The history of Hollywood is rife with the sad stories of child actors, exploited for their youthful charm and energy, then cast aside as they got older, many dying from alcohol or substance abuse. From Judy Garland to Corey Haim, with countless victims in between, the world has been shown that fame and fortune often do not bring happiness.
Shia LaBeouf seemed to be headed for a similar fate over the last few years, as the promising young actor — so popular and respected that Vanity Fair magazine pegged him as the next Tom Hanks — suddenly went off the rails into alcohol addiction. That led to a series of high-profile arrests for public intoxication, troubling behavior on red carpets, and a string of box-office bombs.
All might have seemed lost for him. But instead, LaBeouf has made an unlikely and touching rebound this year with not one, but two meaningful films that made waves at the Sundance Film Festival. They are both tales of redemption made all the more special when one realizes that they reflect the actor’s own personal real-life journey.
“The Peanut Butter Falcon” has gone on to be one of the year’s top independent films, but this weekend the actor made an even more daring and impressive return with the film “Honey Boy.” LaBeouf wrote the latter, which is closely based on his troubled childhood as an actor, pushed hard by his recovered-addict father. He also plays a character based on his dad in a remarkable display of onscreen catharsis that managed to bring peace between himself and his father for the first time in many years.
The film bounces between showing a young actor, Otis, played at age 12 in 1995 by Noah Jupe and at 22 in 2005 by Lucas Hedges. The young Otis lives in a cheap motel with his father James (LaBeouf), who has no means of income other than “managing” Otis’ career because of his past legal scrapes with both alcohol-fueled arrests and a long-ago arrest as a sex offender.
James’ constant pressure upon young Otis to succeed leaves him utterly miserable, a state of existence that results in the adult Otis caught up in out-of-control drunken behavior and arrests before a DUI crash lands him in court-ordered rehab. It’s there that Otis is forced to confront the pain of his childhood by a therapist who encourages him to write his thoughts about his life into a journal — a tactic used by LaBeouf’s real-life therapist in rehab, which led to the actor’s decision to write the “Honey Boy” screenplay.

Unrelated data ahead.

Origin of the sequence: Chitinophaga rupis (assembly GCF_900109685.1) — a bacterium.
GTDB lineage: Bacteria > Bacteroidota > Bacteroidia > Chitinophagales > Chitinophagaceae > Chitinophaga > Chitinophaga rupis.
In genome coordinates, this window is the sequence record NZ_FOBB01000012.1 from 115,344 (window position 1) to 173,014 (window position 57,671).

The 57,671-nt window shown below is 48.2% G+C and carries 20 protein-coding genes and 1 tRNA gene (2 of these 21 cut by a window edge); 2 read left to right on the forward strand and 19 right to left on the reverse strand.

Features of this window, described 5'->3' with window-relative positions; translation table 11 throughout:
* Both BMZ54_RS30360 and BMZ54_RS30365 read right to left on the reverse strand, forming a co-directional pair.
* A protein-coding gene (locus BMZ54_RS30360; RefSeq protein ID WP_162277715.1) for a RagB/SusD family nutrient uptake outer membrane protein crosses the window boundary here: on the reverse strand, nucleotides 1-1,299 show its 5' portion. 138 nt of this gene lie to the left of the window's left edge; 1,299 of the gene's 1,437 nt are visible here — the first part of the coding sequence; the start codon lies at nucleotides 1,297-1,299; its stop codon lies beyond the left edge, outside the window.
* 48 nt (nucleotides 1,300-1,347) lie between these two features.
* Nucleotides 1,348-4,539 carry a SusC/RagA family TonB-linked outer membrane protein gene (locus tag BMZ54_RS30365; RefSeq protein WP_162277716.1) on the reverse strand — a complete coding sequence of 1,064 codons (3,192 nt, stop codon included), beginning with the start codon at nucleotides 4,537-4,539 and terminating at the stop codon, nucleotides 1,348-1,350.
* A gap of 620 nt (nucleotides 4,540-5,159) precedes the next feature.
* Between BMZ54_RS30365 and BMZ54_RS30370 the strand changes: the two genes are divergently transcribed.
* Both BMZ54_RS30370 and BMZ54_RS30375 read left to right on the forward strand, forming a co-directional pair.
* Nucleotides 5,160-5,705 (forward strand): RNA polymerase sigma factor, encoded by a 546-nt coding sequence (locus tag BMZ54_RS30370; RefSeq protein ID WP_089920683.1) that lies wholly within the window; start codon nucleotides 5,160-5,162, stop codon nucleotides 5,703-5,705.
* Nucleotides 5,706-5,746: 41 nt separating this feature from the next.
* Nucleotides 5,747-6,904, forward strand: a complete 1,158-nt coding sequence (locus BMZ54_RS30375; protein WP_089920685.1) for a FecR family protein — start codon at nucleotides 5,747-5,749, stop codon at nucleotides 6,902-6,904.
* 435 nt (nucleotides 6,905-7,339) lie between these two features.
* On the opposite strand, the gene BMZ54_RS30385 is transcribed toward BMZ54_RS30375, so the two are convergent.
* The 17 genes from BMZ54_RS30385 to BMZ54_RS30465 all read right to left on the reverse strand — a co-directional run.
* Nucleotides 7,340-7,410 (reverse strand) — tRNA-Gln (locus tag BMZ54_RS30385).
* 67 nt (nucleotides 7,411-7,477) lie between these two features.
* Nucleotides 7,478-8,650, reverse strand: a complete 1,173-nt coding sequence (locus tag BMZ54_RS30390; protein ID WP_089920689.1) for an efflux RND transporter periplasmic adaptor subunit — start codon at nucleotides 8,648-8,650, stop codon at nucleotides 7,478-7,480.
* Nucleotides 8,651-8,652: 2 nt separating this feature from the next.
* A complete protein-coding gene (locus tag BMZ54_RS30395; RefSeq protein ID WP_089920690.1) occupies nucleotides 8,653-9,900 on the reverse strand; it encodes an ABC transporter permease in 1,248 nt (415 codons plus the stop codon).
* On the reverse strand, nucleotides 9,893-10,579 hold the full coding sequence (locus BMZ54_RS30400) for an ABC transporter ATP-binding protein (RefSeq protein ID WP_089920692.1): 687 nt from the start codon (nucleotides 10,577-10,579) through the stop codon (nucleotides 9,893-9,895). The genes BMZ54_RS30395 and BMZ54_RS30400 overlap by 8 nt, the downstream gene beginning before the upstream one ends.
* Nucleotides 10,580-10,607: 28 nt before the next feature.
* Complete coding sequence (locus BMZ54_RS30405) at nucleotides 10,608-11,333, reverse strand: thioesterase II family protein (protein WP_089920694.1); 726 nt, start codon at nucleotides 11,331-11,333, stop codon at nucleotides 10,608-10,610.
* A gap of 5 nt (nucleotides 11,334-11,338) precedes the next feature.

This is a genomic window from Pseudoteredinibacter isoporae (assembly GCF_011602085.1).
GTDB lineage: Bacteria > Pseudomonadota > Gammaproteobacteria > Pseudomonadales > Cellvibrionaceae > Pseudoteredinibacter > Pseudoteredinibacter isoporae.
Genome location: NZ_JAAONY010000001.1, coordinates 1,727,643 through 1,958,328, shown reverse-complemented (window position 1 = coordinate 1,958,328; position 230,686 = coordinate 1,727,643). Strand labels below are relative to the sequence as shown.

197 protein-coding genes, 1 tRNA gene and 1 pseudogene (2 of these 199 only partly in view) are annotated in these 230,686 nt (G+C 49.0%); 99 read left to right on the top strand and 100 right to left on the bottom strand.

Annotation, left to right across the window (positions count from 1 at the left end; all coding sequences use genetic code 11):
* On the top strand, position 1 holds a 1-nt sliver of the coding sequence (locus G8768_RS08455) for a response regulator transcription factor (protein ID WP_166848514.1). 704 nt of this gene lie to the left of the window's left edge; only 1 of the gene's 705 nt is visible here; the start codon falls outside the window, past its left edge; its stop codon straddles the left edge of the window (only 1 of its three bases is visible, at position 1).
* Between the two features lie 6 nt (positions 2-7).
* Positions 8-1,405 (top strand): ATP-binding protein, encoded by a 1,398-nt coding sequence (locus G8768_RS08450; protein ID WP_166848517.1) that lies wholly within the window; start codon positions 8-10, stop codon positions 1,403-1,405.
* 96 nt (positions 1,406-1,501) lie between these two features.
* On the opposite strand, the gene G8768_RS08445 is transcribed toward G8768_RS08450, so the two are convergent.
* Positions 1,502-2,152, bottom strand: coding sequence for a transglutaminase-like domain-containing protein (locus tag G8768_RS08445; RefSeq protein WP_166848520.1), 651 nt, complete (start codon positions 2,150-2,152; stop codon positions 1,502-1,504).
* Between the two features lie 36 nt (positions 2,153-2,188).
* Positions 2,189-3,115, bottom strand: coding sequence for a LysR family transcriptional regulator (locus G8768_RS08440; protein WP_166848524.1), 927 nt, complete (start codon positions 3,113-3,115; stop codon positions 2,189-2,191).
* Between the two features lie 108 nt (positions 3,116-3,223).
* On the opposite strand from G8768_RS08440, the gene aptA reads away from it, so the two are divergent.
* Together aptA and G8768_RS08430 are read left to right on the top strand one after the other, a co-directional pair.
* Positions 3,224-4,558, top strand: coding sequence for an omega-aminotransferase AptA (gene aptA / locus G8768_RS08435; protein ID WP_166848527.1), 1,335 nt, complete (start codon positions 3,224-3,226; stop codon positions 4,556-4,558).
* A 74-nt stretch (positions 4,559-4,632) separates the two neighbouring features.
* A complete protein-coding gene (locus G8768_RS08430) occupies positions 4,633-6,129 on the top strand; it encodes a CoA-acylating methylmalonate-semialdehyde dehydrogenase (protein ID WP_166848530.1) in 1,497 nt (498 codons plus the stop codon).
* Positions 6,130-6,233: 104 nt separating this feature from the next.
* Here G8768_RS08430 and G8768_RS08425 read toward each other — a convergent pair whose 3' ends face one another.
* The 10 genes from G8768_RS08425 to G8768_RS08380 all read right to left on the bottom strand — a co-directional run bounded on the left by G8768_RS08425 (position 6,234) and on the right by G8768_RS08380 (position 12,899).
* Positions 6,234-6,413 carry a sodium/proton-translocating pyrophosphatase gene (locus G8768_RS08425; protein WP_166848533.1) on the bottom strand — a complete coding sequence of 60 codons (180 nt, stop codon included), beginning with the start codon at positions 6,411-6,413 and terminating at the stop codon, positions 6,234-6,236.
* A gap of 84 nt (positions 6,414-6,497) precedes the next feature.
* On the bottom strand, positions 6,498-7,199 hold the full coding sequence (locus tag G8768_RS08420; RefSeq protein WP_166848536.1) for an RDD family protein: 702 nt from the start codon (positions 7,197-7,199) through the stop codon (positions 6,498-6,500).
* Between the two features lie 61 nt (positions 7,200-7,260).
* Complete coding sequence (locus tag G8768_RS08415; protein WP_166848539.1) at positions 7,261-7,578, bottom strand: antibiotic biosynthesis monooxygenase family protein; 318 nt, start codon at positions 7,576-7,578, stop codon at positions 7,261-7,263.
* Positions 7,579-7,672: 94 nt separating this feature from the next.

“I was in this court-ordered mental institution in Connecticut; I would send my notes from court-ordered sessions and would send the director notes and she’d transcribe the audio,” said LaBeouf, while speaking Nov. 7 in a post-screening Q&A session at the Arclight Hollywood. “I needed some hope, a mustard seed to keep me going while on the sidelines and I sent her 30-40 pages and she said this could be something.
“My father would never sign off on me playing him. I could never be man enough in my father’s eyes,” he continued. “I didn’t think I could play him anymore, but then we decided to go for it and I told him Mel Gibson would play him when he had to sign off on it. Mel was the manliest man I could think of.”
Of course, LaBeouf took the role on himself, and he could have easily abused the situation to simply get revenge by making his father look bad throughout. But as the audience slowly sees the pain that James has been through in his own life, and that he’s simply repeating the cycle of abuse he suffered himself as a child, LaBeouf shows a remarkable empathy and forgiveness toward his father that has also led to a rekindled relationship in their real lives.
“Honey Boy” features plenty of foul language, and has troubling emotional and brief physical abuse of young Otis, but otherwise steers clear of morally questionable content.
One other factor played an even bigger part than the court system in LaBeouf’s redemption: the close bond he had formed with Zack Gottsagen while making “Falcon.” LaBeouf’s final arrest amid a particularly bad drunken bender occurred midway through its filming, and Gottsagen pleaded with him to stop hurting himself and those he loved. LaBeouf quit drinking cold turkey and has maintained his sobriety for over two years since.
“Zack can’t not shoot straight,” LaBeouf told Esquire magazine in a March 2018 profile. “And bless him for it, ’cause in that moment, I needed a straight shooter who I couldn’t argue with.”
That special bond between the mentally challenged Gottsagen and LaBeouf in “The Peanut Butter Falcon” will soon be available to see on streaming services and DVD. For those wishing to see LaBeouf’s return in full blossom, “Honey Boy” is currently at the Arclight Hollywood and the Landmark theater and will expand further in the coming weeks.